Vasari reported that Michelangelo, who saw the painting in Titian’s studio, thought it showed weak draughtsmanship. It is true that the great Venetian painted some splendid works where the drawing is weak–the Fitzwilliam’s “Tarquin and Lucretia” comes to mind. But I don’t consider this one of them, and it never really matters. Michelangelo thought that understanding of anatomy was primary, but it was musculature and skeleton that he studied. Titian was all about the feel of skin and the seductive appearance of flesh, and his nudes, significantly, were almost entirely women. The painting invites the visual caress of Danae’s rounded, right underarm, erect nipples and softly yielding belly, buttocks, and thighs. As she draws back the bedclothes, the fingers of her right hand intertwine with the sheet, suggestive of the sexual act to come.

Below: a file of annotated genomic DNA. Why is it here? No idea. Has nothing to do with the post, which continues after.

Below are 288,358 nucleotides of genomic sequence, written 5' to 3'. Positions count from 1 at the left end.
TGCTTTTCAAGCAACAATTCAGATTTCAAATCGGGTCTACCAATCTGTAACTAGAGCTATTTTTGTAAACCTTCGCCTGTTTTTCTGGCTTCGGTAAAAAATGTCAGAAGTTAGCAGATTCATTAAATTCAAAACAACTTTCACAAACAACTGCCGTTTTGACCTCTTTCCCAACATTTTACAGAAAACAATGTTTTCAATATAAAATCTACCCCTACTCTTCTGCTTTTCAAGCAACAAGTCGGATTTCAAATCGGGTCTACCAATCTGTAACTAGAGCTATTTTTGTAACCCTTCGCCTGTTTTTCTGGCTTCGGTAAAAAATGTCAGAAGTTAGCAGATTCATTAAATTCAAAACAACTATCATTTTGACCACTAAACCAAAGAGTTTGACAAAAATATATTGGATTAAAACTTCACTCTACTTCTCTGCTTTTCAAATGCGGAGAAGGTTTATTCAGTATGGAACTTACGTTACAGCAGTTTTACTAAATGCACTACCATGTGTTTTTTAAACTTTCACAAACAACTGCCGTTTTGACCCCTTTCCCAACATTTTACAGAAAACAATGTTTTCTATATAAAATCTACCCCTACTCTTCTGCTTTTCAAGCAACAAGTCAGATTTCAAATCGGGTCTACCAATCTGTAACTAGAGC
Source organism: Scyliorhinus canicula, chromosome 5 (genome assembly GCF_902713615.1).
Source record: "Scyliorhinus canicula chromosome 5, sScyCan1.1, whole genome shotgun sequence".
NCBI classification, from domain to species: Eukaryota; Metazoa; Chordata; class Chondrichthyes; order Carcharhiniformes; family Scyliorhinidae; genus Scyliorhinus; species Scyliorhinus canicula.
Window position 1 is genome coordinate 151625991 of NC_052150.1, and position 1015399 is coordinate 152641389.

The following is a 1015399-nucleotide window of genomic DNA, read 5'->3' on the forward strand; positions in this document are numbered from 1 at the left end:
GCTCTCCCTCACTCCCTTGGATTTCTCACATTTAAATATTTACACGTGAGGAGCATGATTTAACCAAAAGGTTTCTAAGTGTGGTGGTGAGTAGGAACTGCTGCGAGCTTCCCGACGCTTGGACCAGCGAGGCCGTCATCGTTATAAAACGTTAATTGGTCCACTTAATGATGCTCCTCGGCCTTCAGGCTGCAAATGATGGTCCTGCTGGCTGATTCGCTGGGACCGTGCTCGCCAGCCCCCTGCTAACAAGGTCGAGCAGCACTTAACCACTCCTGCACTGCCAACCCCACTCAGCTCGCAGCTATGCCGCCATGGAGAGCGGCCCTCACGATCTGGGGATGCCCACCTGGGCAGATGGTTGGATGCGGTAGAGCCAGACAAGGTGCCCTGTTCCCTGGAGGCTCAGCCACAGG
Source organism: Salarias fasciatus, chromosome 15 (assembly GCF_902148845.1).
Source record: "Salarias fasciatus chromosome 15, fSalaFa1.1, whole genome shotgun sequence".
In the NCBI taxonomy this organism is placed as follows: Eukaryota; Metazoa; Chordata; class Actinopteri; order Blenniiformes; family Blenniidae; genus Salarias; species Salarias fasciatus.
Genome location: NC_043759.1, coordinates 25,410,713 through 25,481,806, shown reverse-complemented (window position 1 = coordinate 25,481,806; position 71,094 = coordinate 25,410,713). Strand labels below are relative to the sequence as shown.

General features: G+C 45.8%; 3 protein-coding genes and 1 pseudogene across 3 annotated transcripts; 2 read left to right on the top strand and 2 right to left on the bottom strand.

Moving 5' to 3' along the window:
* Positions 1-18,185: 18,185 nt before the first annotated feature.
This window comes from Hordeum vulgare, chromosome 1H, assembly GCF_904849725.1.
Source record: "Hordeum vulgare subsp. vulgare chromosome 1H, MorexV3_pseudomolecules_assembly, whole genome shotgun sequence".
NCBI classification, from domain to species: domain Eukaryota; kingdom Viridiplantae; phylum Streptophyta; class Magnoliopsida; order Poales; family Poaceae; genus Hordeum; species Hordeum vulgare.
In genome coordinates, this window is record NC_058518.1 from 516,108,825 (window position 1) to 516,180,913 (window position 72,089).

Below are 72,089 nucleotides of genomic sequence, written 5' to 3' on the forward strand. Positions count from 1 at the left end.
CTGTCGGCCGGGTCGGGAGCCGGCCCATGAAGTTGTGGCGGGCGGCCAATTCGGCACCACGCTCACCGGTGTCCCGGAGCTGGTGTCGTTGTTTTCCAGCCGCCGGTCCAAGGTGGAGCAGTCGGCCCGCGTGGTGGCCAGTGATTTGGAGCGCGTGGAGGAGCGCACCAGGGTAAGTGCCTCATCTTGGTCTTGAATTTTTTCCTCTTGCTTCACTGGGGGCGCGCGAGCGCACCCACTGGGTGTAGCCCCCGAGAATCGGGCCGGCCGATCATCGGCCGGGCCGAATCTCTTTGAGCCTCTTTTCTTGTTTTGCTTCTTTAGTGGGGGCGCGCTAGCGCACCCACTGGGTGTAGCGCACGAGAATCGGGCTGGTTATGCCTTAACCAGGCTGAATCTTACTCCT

The painting was commissioned by a cardinal, Alfonso Farnese, a notorious womanizer and the grandson of a pope; celibacy was clearly not a stringent requirement for the 16th-century clergy. The National Gallery of Art owns a wonderful portrait of his younger brother, Ranuccio, painted when he was only 12. It is surely one of the most searching and sober depictions ever of an adolescent boy. I strongly recommend that any visitors who find the portrait of Ranuccio also look at the imposing portrait to its left, of Doge Andrea Gritti. Anyone who loves painting will marvel at Titian’s handling of the Doge’s golden cape, where at close range, the suggestion of the jacquard fabric dissolves into pure, creamy paint. This is the beginning of the Western tradition of luscious paintwork, taken up by Rubens and Velazquez, continued through the work of De Kooning and his colleagues, and maintained in the present by painters such as Amy Sillman and Cecily Brown.